Rounding off this insult to education was left to Crouse at the third and final reading of amendments saying that his representation went “beyond taxpayers and voters” to include children. Of course that is at the cost of other children.

Is it any wonder that our society is such a mess?


A Rarity Indeed

Ever notice that months after an election, politicians tend to show their true colours. For most, the platforms they ran on quickly become a distant memory. Sure they will allude to one or two of their “goals” during their time in office, but overall their meaningless words during election season are just that . . . . meaningless.

Then there is the odd politician who goes into office and actually “lives” the promises he gave during an election campaign. Like him or not, Brent Rathgeber is one such politician. He was elected into office to represent his constituents and found that once there, his political values and ethics were being compromised. Voters know the rest of the story.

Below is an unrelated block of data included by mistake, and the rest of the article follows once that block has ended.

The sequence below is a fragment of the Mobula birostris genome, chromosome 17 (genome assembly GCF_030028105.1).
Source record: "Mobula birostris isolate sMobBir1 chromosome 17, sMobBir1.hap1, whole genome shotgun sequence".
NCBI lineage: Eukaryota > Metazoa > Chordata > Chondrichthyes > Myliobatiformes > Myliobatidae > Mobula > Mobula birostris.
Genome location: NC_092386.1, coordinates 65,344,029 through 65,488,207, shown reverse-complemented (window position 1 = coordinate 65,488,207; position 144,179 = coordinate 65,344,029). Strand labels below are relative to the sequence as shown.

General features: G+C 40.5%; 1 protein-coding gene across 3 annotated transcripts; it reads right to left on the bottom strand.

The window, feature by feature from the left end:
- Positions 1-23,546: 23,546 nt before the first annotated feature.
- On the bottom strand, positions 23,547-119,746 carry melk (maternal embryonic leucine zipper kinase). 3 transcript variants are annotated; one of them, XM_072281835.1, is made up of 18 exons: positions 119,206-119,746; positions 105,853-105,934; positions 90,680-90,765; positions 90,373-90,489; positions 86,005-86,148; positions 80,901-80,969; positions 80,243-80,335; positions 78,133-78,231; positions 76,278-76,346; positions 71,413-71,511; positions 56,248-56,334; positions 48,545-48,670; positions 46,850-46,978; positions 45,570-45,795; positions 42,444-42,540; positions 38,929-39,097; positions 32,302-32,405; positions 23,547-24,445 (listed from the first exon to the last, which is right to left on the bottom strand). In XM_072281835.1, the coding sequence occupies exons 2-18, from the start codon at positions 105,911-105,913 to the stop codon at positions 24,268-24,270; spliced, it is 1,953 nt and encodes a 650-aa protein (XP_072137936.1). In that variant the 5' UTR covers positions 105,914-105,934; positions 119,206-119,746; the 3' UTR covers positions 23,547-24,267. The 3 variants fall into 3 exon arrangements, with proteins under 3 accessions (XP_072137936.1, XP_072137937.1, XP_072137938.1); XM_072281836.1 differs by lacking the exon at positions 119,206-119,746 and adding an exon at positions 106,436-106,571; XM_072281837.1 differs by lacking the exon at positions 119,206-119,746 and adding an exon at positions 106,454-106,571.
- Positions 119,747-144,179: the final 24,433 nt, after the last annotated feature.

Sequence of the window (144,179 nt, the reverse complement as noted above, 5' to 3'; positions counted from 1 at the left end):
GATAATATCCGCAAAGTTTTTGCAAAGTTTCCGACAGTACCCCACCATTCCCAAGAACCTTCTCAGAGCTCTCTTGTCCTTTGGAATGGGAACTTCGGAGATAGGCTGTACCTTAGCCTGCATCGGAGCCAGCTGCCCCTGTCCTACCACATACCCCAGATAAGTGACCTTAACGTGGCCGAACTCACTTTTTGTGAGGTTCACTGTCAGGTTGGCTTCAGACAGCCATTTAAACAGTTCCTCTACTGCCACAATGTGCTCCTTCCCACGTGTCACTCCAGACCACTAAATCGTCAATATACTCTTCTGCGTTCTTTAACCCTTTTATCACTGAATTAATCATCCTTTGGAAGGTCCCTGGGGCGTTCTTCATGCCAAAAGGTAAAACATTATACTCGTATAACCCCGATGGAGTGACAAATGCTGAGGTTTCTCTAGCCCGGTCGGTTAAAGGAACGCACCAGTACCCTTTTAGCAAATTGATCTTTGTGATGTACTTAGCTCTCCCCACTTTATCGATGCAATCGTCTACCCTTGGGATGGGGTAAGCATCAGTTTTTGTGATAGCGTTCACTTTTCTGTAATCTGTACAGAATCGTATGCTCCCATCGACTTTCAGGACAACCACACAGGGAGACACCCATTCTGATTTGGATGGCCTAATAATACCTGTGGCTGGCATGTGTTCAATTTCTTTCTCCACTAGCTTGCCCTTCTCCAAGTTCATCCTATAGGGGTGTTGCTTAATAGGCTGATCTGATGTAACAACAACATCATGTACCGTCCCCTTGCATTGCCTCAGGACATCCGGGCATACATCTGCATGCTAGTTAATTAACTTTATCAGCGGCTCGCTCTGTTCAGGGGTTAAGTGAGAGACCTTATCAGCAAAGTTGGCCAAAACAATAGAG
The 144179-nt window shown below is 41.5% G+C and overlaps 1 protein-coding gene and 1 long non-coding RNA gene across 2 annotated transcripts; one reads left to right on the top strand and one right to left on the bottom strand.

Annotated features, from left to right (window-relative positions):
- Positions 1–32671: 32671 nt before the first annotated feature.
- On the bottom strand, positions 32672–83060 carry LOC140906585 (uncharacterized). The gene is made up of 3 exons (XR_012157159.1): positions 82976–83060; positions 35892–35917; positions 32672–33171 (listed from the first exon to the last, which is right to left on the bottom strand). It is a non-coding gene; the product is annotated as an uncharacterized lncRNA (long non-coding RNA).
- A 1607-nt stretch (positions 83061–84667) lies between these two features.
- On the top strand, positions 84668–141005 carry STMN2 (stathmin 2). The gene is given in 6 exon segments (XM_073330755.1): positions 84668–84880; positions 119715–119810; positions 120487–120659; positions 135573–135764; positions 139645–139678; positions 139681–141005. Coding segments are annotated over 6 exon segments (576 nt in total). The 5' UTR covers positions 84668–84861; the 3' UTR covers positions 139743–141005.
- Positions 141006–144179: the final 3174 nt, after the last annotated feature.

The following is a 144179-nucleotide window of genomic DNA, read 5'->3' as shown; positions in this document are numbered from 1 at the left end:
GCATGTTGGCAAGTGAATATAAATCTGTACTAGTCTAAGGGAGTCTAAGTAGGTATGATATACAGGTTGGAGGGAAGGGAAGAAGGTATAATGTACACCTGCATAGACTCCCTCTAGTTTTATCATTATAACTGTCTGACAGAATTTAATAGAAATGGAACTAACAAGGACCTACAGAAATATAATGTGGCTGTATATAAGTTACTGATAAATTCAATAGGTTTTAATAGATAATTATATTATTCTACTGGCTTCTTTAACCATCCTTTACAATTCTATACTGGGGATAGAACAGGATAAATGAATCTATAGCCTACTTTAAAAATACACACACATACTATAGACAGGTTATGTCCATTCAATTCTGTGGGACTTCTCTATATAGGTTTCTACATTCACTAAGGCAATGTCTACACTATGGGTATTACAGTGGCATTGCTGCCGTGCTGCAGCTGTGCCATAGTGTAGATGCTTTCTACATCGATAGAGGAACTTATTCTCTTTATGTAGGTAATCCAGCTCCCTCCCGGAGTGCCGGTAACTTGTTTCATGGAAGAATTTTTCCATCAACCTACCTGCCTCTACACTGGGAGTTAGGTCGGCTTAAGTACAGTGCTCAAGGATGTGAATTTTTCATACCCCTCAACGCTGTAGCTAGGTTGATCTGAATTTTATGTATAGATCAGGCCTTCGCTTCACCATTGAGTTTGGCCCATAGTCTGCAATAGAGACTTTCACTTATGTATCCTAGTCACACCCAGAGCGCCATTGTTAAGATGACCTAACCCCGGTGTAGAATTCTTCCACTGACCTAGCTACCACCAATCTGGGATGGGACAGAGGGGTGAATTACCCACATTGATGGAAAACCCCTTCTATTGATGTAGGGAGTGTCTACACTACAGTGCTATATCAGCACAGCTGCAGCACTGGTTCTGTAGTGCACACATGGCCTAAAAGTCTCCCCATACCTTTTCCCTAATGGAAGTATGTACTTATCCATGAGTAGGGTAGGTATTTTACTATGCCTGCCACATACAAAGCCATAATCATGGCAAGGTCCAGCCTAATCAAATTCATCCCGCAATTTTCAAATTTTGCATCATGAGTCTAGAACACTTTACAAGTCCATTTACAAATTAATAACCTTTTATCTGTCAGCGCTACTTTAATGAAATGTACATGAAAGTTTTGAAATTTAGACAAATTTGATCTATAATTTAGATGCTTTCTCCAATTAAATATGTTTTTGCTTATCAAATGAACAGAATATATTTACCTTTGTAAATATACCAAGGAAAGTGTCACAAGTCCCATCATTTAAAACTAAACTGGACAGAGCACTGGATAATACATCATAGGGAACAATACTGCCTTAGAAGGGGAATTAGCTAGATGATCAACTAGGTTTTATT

What does Brent Rathgeber have to do with St. Albert? Other than representing us federally, he has shown a nation what it means to stay true to the election platform he ran on. Residents are lucky to have voted such a man into office to represent them, as such integrity in a politician is a rare thing indeed.

On a local level residents once again struck gold when Councillor Sheena Hughes and Councillor Cam MacKay were elected into office. For those who have been following council meetings, been to various open houses, or have been following council members through various media forms, the one thing that sets these two apart is their consistency in following through with their platforms. Articulate, intelligent and responsive to the citizens of St. Albert, they have not wavered from their election promises.